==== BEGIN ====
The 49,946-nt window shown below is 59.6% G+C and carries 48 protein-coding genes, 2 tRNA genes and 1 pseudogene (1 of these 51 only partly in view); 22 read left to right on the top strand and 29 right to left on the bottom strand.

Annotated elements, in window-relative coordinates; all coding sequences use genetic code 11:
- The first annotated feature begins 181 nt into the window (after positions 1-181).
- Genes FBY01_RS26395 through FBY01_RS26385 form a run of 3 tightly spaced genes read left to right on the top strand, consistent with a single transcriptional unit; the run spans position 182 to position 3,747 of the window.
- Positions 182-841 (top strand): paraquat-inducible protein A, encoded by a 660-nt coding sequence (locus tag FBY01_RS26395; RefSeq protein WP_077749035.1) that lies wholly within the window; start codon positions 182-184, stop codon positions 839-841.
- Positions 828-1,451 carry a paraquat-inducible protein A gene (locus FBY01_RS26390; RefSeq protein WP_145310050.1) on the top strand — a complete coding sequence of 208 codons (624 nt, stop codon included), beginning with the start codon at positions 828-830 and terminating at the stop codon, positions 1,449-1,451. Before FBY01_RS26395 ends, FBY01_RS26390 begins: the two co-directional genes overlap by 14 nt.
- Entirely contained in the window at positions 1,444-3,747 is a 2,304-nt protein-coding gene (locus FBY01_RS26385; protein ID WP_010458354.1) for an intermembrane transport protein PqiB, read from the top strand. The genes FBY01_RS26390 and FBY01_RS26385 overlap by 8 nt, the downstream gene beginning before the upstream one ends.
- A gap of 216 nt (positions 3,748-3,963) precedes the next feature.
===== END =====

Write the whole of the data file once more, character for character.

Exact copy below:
The 49,946-nt window shown below is 59.6% G+C and carries 48 protein-coding genes, 2 tRNA genes and 1 pseudogene (1 of these 51 only partly in view); 22 read left to right on the top strand and 29 right to left on the bottom strand.

Annotated elements, in window-relative coordinates; all coding sequences use genetic code 11:
- The first annotated feature begins 181 nt into the window (after positions 1-181).
- Genes FBY01_RS26395 through FBY01_RS26385 form a run of 3 tightly spaced genes read left to right on the top strand, consistent with a single transcriptional unit; the run spans position 182 to position 3,747 of the window.
- Positions 182-841 (top strand): paraquat-inducible protein A, encoded by a 660-nt coding sequence (locus tag FBY01_RS26395; RefSeq protein WP_077749035.1) that lies wholly within the window; start codon positions 182-184, stop codon positions 839-841.
- Positions 828-1,451 carry a paraquat-inducible protein A gene (locus FBY01_RS26390; RefSeq protein WP_145310050.1) on the top strand — a complete coding sequence of 208 codons (624 nt, stop codon included), beginning with the start codon at positions 828-830 and terminating at the stop codon, positions 1,449-1,451. Before FBY01_RS26395 ends, FBY01_RS26390 begins: the two co-directional genes overlap by 14 nt.
- Entirely contained in the window at positions 1,444-3,747 is a 2,304-nt protein-coding gene (locus FBY01_RS26385; protein ID WP_010458354.1) for an intermembrane transport protein PqiB, read from the top strand. The genes FBY01_RS26390 and FBY01_RS26385 overlap by 8 nt, the downstream gene beginning before the upstream one ends.
- A gap of 216 nt (positions 3,748-3,963) precedes the next feature.